Newsletter No. 418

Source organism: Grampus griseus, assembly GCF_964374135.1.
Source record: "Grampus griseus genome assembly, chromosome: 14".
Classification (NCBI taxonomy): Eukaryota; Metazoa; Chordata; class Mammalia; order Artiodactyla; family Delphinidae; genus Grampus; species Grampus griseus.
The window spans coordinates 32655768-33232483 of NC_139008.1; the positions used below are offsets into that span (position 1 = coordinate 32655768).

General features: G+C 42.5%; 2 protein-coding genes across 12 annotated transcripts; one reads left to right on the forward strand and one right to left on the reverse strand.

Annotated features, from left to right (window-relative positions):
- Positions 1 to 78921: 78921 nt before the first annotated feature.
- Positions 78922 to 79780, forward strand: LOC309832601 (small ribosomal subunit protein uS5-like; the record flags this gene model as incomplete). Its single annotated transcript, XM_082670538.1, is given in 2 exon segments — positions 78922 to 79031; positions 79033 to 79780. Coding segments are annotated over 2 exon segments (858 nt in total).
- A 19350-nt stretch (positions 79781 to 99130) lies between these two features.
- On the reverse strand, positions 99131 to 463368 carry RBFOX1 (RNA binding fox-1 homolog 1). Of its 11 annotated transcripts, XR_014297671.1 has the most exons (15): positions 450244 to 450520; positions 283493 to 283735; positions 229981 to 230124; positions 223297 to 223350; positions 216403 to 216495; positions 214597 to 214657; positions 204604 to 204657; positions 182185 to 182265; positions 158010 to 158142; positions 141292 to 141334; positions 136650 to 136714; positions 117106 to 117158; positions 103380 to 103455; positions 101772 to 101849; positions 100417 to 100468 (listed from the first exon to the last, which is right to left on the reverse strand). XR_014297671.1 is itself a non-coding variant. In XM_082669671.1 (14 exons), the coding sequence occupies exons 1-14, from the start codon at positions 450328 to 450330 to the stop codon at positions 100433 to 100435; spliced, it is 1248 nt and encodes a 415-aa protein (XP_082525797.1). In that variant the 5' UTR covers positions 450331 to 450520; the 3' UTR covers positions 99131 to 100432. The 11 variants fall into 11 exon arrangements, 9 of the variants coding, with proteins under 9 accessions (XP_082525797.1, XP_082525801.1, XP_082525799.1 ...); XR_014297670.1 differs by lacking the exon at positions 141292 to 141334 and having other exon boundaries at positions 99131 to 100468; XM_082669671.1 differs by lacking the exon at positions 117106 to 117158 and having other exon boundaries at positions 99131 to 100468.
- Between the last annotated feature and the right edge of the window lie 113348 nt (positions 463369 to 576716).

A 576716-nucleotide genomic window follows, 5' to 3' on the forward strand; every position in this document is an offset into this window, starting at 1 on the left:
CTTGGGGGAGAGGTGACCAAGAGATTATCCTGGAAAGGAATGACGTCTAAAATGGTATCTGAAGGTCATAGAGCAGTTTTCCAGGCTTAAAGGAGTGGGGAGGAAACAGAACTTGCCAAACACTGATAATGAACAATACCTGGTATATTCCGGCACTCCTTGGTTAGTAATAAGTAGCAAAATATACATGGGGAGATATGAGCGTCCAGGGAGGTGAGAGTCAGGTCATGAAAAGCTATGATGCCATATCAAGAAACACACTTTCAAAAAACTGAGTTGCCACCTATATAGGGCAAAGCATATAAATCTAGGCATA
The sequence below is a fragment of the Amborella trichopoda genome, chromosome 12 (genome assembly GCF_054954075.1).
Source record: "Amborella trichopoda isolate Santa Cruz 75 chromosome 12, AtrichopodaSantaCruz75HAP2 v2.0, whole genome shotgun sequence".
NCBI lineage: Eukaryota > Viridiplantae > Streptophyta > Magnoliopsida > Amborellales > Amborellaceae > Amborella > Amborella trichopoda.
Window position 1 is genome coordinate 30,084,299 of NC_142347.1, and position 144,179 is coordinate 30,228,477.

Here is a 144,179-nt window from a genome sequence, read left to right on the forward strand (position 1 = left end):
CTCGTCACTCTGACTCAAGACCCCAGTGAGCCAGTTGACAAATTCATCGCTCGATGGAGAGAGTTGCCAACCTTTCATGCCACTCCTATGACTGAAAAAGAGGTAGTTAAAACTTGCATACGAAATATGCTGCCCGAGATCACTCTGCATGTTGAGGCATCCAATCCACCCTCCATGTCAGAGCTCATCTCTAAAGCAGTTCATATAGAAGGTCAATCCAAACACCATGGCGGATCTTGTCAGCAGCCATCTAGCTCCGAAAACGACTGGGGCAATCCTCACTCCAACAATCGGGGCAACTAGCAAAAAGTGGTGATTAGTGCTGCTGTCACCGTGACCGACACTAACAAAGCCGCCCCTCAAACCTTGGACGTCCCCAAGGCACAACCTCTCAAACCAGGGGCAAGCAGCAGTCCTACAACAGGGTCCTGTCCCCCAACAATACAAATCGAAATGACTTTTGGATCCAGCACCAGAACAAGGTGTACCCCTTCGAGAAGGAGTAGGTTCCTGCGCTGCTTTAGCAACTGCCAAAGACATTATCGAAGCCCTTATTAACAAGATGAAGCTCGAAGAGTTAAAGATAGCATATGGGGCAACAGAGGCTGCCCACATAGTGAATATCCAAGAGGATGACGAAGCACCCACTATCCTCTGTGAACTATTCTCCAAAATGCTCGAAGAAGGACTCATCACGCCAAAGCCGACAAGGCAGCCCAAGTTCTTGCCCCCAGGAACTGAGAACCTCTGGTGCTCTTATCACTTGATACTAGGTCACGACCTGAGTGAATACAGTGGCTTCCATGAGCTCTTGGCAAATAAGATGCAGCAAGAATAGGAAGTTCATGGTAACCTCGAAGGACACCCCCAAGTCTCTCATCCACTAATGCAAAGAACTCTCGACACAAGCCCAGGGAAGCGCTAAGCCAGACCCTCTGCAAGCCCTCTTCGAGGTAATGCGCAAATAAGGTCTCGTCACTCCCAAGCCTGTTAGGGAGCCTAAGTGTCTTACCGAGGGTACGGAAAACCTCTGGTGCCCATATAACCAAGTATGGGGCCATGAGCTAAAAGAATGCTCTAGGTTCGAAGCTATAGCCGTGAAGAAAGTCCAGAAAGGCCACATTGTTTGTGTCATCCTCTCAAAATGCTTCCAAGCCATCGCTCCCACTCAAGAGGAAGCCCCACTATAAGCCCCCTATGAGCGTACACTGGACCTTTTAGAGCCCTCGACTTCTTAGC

10 No. 418, 19.5.2013 请扫描QR码阅读全文版 Scan the QR code for the full version Ms. Louise Jones University Librarian What brought you to Hong Kong? Shortly after completing my first degree in psychology at the University of Manchester, I spent a year teaching English in the remote and rather unlikely—that was in the 1980’s—city of Harbin, in the northeast of China. I thoroughly enjoyed my stay there, and the experience was much enhanced by my next job, with the London-based Society for Anglo-Chinese Understanding, where I spent five years working as their librarian and organizing activities related to educational exchanges and cultural programmes between Britain and China. During this time I completed a Master’s degree in Information Studies, and also a Master of Public Administration at Warwick University some years later. Then I took up work with the National Health Service (NHS), specializing in medical librarianship. After that I worked as the medical librarian for the University Medical School and the NHS in the region. I became the Director of Library Services of Leicester University in 2007, at an exciting time when a major library building project took place, modernizing both the building and library services. Then, the East Asia beckoned again and the opportunity of running the library system in a major research university on the China coast presented itself. With my children grown-up I was looking for a career change with new challenges, and accepted the appointment at the Chinese University. Nowadays digitization is the buzzword among librarians. How well have we been doing at CUHK? As a matter of fact we are doing pretty well. The most recent figures show that 90% of our new acquisitions are already available electronic, be it journals, books or primary archival material. Digitization and the bundling of all titles from a publisher into a ‘Big Deal’ has enabled us to subscribe to additional titles and acquire back issues with greater ease and to some degree less expense. But that doesn’t mean we have stopped buying print just yet; last year we acquired over 65,000 titles of printed book. However we have reached a tipping point. The quality of e-books is now much better than before, and there are almost four million e-books available via our catalogue, two million of them in Chinese. We are also in the process of digitizing our rare books, with emphasis on books printed in the Yuan and Qing Dynasties, and volumes related to the culture, history and folklore of southeast China. Digitization of rare books is very important not only for preservation purposes, but also in making such books more accessible to both scholars and general readers across the globe. How does digitization affect the acquisition of books and journals? The availability of books and journals in the electronic format is revolutionizing the academic publishing industry, and that bears directly on us as librarians. Academic monographs are expensive and can have short print runs. Publishers are now making these titles available electronically first. The Library makes a range of e-books available, but we only pay for them once they have been downloaded a number of times. It’s called ‘patron driven acquisition’ and has been shown to be a more cost effective purchasing model. For readers who still want a printed copy of a book some libraries are offering a ‘print on demand’ service which is environmentally friendly. Are students being helped to make full use of electronically obtained information? In the past we have helped our students learn to track down specific information that has often been hard to find. We are ‘flipping’ this approach and will help students to manage and appraise the vast corpus of literature they encounter on the net. We see ourselves as having a role in assisting our users to exploit the internet fully and ethically. Take social media as an example. There is evidence that having a social media presence, even as simple as blogging about your research, is an aid to enhancing citation counts. Classic citation analysis is complex enough and users need support, but one can see that altmetrics, measuring article downloads, tweets, social bookmarks is a brave new world. Students need all the support that can be given in order to find their place in the e-society, and faculty need support in the rapidly changing world of scholarly publication. What other innovations are being introduced to the services at the University Library? The Learning Garden at the University Library—a most wonderful innovation which I can take no credit for, conceived when the Library extension was being planned and now a much welcome collaborative space for students and for the Library to make new offerings. It is allowing us to reconceptualize the Library. We still offer quiet, contemplative space; and if alumni visit the redecorated Main Reading Room they will feel at home. But the huge reference desk that dominated the room has gone. Library colleagues tasked with advisory and consultation work can be found roving as much as stationary, to engage students who need their help in new, proactive ways. We are already working very much in partnership with the Independent Learning Centre, promoting writing skills through a series of Hong Kong authors workshops. I also look forward to dialogue with the Students Union and various student societies with a view to forming workable liaisons—the use of the library for book clubs, workshops, etc., are some of the possibilities, helping the Library play its part in generating a reading culture on campus. What leisurely pursuits do you wish to continue while you are here in Hong Kong? In the first place, I love good food, and I am fascinated by the large variety of colourful produce that one finds in the local wet market—I will certainly try to cook some of the seafood that are not found in my part of the world! I am also a keen rugby fan, introduced to the game by my sons, and I’m looking forward to the Sevens next year. I enjoyed gardening very much while I was in England, and I would like to try my hand at tropical plants on my balcony, which for the time being will do as a substitute for my garden at home. Photos of Ms. Louise Jones in this issue by Cheung Wai-lok 李露丝女士 大学图书馆馆长 是什么把你带到香港来? 在曼彻斯特大学取得心理学学士学位不久,我便到中国东北的哈尔滨,教了一年英文, 时维1980年代。我很享受那段日子,随后五年,我在以伦敦为基地的英中了解协会的图 书馆工作,并兼负筹办促进中英教育和文化交流活动。其间我在华威大学修读了资讯 学硕士学位,数年后再念了公共行政硕士。接着,转到英国国家保健计划任职,专责医 学图书馆工作。在此之后,我任职于莱斯特大学医学院及莱斯特区域国家保健计划的 医学图书馆。我在2007年出掌莱斯特大学图书馆,其时图书馆正进行大型兴建项目, 筹划大楼及图书馆服务的现代化事宜,实在让人兴奋。未几,东亚又向我招手,给我管 理中国沿岸一间研究型大学的图书馆系统的机会。孩子既已长大成人,我也想在事业 上来个转变,迎向新的挑战,遂接受中大的聘任。 数码化已成为图书馆人员间的流行术语,中大在这方面表现如何? 我们着实做得不错。最新统计显示九成新增馆藏已有电子版,包括期刊、书籍或原始 档案资料。向同一出版商大量订购电子版及印刷版,让我们可较轻松地添购更多书籍 及旧期号,支出也可省减些。 但这不表示会停止购置印刷本,去年我们便增添了约六万五千项纸本书籍,已到达临 界点。馆藏书目中有近四百万的电子书,其中一半是中文的。 我们亦在把善本书数码化,特别是元清两代及关于中国东南部文化、历史和民俗学的 书籍。善本书数码化十分重要,除有助保存,亦可供世界各地学者和读者阅读。 数码化怎样影响采购书册和期刊? 电子版革新了学术书籍出版业,直接影响我们的工作。学术专着价格昂贵,且印数不 多。出版商现多先出电子版,图书馆先备列各种电子书,但只在某书目经过若干次下载 后,才需付款。这称为「读者主导的订购」,可说最具成本效益。为了照顾那些仍想读印 刷本的读者,有些图书馆提供「随需列印」的服务,符合环保。 图书馆有协助学生善用各项电子资源吗? 过去,我们协助学生检索特别难找的资料,现在则转个方向。互联网上的文献浩如烟 海,我们要帮助他们善加运用和敏于识别。我们有责任协助用者有操守地充分利用互 联网。以社交媒体为例,证据显示,即使简单如在网志谈论你的研究,也可助增加引述 次数。传统的著作引述分析非常复杂,用者需要支援。可是,现今信息计量学涵盖著作 被下载、发文、社交标记等社会媒介影响,又是另一门学问。学生需要各种支援,以在 浩瀚的网络世界中定位,教学人员也需协助以应对瞬息万变的学术出版环境。 大学图书馆还推出哪些新猷? 「进学园」这个广受欢迎的绝妙构思早在筹划图书馆扩建时便出现,我不敢掠美。「进 学园」带来图书馆的全新概念,为学生提供学习共享空间,也利于图书馆创新尝试。我 们仍然提供宁静的思考环境,要是校友回到图书馆,会发现新装修后的主阅读室像家 一般,过往占据参考书室的大桌子已移走,同事们既长驻回答查询,更穿梭往来,主动 协助学生。我们已与自学中心结成伙伴,藉举办一系列的香港作家工作坊,以提升学生 的写作水准。我期望稍后与学生会及各学会商谈合作形式,如在图书馆举行读书会、工 作坊等,为推广校园阅读文化尽一分力。 在香港有什么消闲活动? 首先,我爱美食。香港菜市场的五彩纷呈的食物让我着迷,我定要买些家乡没有的海鲜 回家试着烹调。我亦是榄球迷,那是受了儿子的影响,我热切期待明年举行的国际榄球 七人赛。在英国我也热衷园艺,现在暂将阳台充作老家的花园,会种些热带植物。